Several times a week, Christian McKinney and Brandon Gibson can be found crouched down working among beds of lettuce, carrots and other vegetables they’ve carefully nurtured in a small plot on the lawn of the Shadle Park Presbyterian Church.
But while their garden, along with a number of others scattered around the Northwest neighborhood, has cultivated a bevy of fresh produce to be sold at the Emerson-Garfield Farmers Market, volunteers like McKinney are hoping that working the rich soil will help something else sprout: a sense of community.
Part of the Growing Neighbors project, these urban farming plots make use of donated portions of people’s yards – space otherwise dedicated to non-productive patches of grass – to help bring fresh foods to an area of Spokane lacking in healthy options, said founder Johnny Edmondson. Initially planned as a restaurant concept, which Edmondson said remains a possibility down the road, the project will hopefully act as a catalyst around which community members can engage with one another, he said.
Before starting the project this spring, Edmondson said he didn’t know much about gardening – but he knew about patience.
“I’d been dreaming up a way to care for the community,” he said. “It’s been a long time coming, and things finally came together.”
Though the main goal was building community, it was important that any potential project also focus on values like feeding the hungry and stewardship of the Earth, Edmondson said.
The Growing Neighbors idea first took root at Shadle Park Presbyterian Church, where Edmondson is director of family ministries. The church planted its own community garden about three years ago, and was the first location that agreed to allow volunteers to set up shop. The program now has expanded to include 12 urban farming plots in the neighborhood and roughly 30 community volunteers, with several more residents offering up their lawns on a waiting list as demand outstripped their supply of workers, Edmondson said.
McKinney, a recent graduate from Whitworth University who works in youth programming at Shadle Park Presbyterian Church, said he’s been hearing Edmondson talk for several years about a way to bring the community together. While a lot of volunteer turnout is still tied to church events, the project has brought in children from local schools and other parts of the community, McKinney said.
“It’s been great to learn from others, and it brings a fun feel to the yard,” he said. “Gardens can be intimidating, so it’s been good encouraging people.”
One of the challenges to building community is that people have become closed off, afraid that anyone who engages them just wants something from them, McKinney said.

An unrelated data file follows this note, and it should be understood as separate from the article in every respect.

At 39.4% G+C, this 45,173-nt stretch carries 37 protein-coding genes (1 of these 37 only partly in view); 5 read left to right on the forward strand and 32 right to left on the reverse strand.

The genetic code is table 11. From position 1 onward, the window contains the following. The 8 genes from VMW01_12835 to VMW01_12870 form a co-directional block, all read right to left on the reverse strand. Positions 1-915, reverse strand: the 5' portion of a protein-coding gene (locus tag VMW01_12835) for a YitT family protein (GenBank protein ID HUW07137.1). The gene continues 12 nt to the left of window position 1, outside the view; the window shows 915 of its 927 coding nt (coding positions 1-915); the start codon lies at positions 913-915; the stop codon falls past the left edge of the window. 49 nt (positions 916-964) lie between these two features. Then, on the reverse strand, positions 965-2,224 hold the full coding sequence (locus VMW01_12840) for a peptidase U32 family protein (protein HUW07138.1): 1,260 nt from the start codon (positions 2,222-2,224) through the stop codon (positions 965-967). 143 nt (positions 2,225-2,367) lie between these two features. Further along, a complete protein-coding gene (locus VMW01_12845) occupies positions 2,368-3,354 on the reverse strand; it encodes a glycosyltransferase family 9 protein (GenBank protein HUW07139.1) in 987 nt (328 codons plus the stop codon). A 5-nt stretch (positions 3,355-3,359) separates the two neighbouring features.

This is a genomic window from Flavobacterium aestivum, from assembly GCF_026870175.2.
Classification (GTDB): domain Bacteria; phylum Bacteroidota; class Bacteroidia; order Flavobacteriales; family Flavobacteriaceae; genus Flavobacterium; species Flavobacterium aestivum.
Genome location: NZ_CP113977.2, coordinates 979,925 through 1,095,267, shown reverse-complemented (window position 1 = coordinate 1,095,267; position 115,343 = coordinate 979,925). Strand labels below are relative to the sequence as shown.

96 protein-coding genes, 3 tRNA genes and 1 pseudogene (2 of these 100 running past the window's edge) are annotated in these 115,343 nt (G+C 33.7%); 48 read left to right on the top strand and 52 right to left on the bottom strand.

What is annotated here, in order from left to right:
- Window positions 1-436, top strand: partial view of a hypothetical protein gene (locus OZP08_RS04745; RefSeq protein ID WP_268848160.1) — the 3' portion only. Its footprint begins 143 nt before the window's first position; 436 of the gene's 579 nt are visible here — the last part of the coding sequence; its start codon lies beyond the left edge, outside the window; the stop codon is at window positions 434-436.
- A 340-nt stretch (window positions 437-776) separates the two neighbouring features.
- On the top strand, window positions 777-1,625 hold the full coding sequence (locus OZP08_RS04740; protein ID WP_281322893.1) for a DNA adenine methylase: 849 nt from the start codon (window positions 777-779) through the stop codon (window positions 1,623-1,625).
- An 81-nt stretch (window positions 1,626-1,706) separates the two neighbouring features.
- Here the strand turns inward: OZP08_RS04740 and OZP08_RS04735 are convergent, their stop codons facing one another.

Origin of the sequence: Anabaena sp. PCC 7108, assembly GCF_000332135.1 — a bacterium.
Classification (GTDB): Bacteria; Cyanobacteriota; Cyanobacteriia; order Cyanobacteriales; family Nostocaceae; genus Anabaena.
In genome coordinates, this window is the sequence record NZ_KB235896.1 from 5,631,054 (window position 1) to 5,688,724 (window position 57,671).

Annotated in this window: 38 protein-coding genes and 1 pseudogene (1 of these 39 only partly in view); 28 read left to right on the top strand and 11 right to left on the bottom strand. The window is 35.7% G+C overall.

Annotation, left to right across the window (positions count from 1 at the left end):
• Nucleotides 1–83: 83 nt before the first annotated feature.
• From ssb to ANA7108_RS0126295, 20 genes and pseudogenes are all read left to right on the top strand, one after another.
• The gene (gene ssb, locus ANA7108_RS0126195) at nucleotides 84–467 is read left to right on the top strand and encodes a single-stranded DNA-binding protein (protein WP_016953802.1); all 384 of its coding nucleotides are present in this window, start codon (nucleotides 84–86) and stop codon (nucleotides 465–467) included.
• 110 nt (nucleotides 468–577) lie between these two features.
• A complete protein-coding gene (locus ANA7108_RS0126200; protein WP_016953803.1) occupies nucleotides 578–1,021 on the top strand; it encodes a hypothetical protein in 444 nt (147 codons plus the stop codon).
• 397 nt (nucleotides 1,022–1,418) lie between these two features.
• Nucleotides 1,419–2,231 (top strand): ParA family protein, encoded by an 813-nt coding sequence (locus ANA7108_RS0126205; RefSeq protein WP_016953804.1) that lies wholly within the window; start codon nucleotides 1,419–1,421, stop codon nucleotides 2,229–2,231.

“There are pockets (of community), but for the most part people are pretty disconnected,” he said. “Even on my street, it’s still developing, where people are being intentional in forming community.”
By building up their local networks, people in a community can help one another instead of struggling to rely on outside organizations and services, Edmondson said.
More than just the volunteer work itself, Edmondson said he hopes the project will grow to include neighborhood walks, communal meals, and block parties. The point is to build a neighborhood family that, even going into the winter, will feel comfortable inviting one another into their homes, he said.
Though the project is still in its early stages, with volunteers like McKinney still working out technical snags like watering schedules and planting for the winter, community members say they are already beginning to feel its effects.
Dorene Hagen grew up in the Northwest neighborhood, and she decided to donate a portion of her large yard after hearing about Growing Neighbors at a neighborhood council meeting. Hagen, who is in her late 70s, runs an upholstery business out of the childhood home where she still lives and said she has fond memories of life in the neighborhood.
Hagen said she has enjoyed getting to know several of the young people who volunteered to work her plot – as well as getting to use some of the organic lettuce and tomatoes grown in her yard. Property owners can tell the volunteers what types of produce they prefer, but most residents are just happy to let the gardens grow whatever the volunteers see fit, McKinney said.
Both gardening and building community can be hard work, but McKinney said he has been impressed by what the program has harvested so far.
“No program like this takes off overnight,” he said. “But I’ve learned to appreciate the victories you get.”
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